It can definitely be said that you can make your own luck. In the two years or so since Desert Storm self released their first album “Forked Tongues” the Oxford based five piece have shown a work ethic that would put Metallica in their hey day to shame, playing gigs everywhere and anywhere including high profile tours with bands such as Karma To Burn and Honky, organised by the band themselves. The work is definitely paying off with a gradually expanding fan base and a deal with Reading based Blindsight Records.
So, how does “Horizontal Life” stack up against the flawed but decent debut? Well, this is a huge leap forward for the band who sound more assured, confident, tighter and focussed in every way. One of the biggest issues with the first album was a pretty poor sound that was reminiscent of a cheap demo. This time round, however, Jimmy Hetherington’s production is fat and rich paying strong emphasis to the impressively weighty guitar sounds the band throws down. So far so good.
Musically things kick off in fine style with “Word To the Wise Man” which is reprised from the debut and was a definite highlight of that album with it blatant Clutch vibe. Quite why they’ve chosen to re-record this song I’m not sure but hey, it’s a great song and vocalist Matt Ryan is in fine Neil Fallon form here in particular. “Shadow Of An Eagle” and “Astral Planes” follow and maintain the band’s Clutch boogie groove. There’s no doubt that Desert Storm excel in playing the heavy blues card and it is impossible not to find yourself drifting into a lazy. Head nodding groove whilst listening . On top of that the songs are dynamic and well structured with an abundance of killer riffs and strong hooks. Guitarist Chris White also deserves to come in for some merit with his fluid and tasteful lead playing that steers clear of mindless showboating and adds a nice bluesy vibe to the proceedings in classic foot-on-the-monitor-head-thrown-back style. It’s good to hear someone wailing in classic style rather than wanking aimlessly!
So the album continues locked into its Clutch indebted groove through “No Slave To Master” and the fine tones of “Mr. StrongBatch” which also tips its hat to Corrosion Of Conformity’s “Senor Limpio” with its tight, syncopated riff that somehow morphs into “Roots” era Sepultura during its mid section breakdown. This track is a definite highlight though it has to be said Matt Ryan’s take on Neil Fallon’s preacher man blues growl is starting to sound a little contrived and wear thin by this point. It is interesting that at this halfway mark in the album the Desert Storm chaps embark on a distinct stylistic shift. “Enslaved In An Icy Tundra” is a far heavier, more metallic beast adding a darker, far doomier vibe than we’ve heard up to now. In some ways this is a welcome relief as the album was in danger of becoming a little one dimensional with one mid paced groover following another. On the other hand it does highlight one of Desert Storm’s weaknesses in that, stylistically they have always had a sense of being unsure of where they stand or how they should sound…or maybe they’re overtly keen to appeal to as many people as possible. The heavier sound does suit them and Ryan’s near death metal growl seems to find a more natural home here but it does make for a slightly uneven listening experience. This continues through “Lunar Domes” which has strong echoes of Cathedral in its Sabbath driven, fuzzed up groove. Again, this is a fine song with a great dynamic but leaves the listener confused as to the direction the band wish to take. The ten plus minute dirge of “Titan” continues in this vein but adds a more subtle dynamic with quieter, cleaner verses and an offbeat rhythmic shift that dispenses with the album’s earlier groove entirely and again sees the band flirting with some Cathedral style doom. These criticisms of the band’s stylistic shifts may seem overly harsh, the songs are good overall and no band should be needlessly criticised for being adventurous and extending their reach. However, in the case of bands such as Clutch or Cathedral, for example, these bands have been able to develop and broaden their stylistic reach yet retain their unique identity…Clutch’s first and last albums have wildly different stylistic outlooks yet retain the band’s core identity and remain recognisable as the same band throughout. Desert Storm, however, seem to have yet to find their own voice. As fantastic a band as they may be and as strong as their song writing skills are throughout this album they are still throwing out hooks in all directions to latch onto something that will make them unique, or at least immediately identifiable. ParticuIarly when on last track “Scorpion” they throw in some confused thrash crunch for no apparent reason. have no doubt that this will come with time…the progress made by the band in the space of two years bears testament to this.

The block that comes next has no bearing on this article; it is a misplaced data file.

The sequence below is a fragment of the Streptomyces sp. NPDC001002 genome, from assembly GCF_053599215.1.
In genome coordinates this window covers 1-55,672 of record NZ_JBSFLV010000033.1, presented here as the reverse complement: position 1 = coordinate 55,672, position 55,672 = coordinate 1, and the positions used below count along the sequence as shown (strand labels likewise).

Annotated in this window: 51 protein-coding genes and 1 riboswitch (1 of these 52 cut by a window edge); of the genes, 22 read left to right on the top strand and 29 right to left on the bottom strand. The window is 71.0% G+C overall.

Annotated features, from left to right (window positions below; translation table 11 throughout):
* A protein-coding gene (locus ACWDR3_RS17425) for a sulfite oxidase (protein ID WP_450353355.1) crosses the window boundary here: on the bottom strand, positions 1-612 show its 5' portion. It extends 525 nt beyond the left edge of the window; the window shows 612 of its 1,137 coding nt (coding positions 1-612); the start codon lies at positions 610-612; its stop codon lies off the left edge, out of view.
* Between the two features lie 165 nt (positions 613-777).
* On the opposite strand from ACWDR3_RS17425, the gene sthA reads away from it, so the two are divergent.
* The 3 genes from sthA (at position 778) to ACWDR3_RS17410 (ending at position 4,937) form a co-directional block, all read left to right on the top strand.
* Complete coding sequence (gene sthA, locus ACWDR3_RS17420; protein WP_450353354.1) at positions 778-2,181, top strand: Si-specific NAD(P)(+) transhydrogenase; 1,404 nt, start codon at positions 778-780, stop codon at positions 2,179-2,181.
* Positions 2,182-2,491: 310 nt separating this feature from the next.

Mention has to be made of “Gaia” with its eastern themes and use of acoustic guitar and what sounds like India percussion is a magnificent fusion of Mississippi blues and Ganges spirituality that also sees Ryan break away from his usual gargle and explore the wider possibilities of his voice to fantastic effect. Despite being yet another musical about face on this album this, for me at least, is a real highlight and shows that desert Storm are capable of real maturity and sensitivity.
Despite my reservations about the band’s stylistic uncertainty there is no doubt that Desert Storm are a band that are on their way to bigger and better things who have produced a strong piece of work in “Horizontal Life” that stands shoulder to shoulder with many of the UK’s stoner rock hardcore. It certainly sound like Desert Storm are in it for the long haul and happy to take their time to get where they need to be…and they will get there…oh yes, they will get there!!!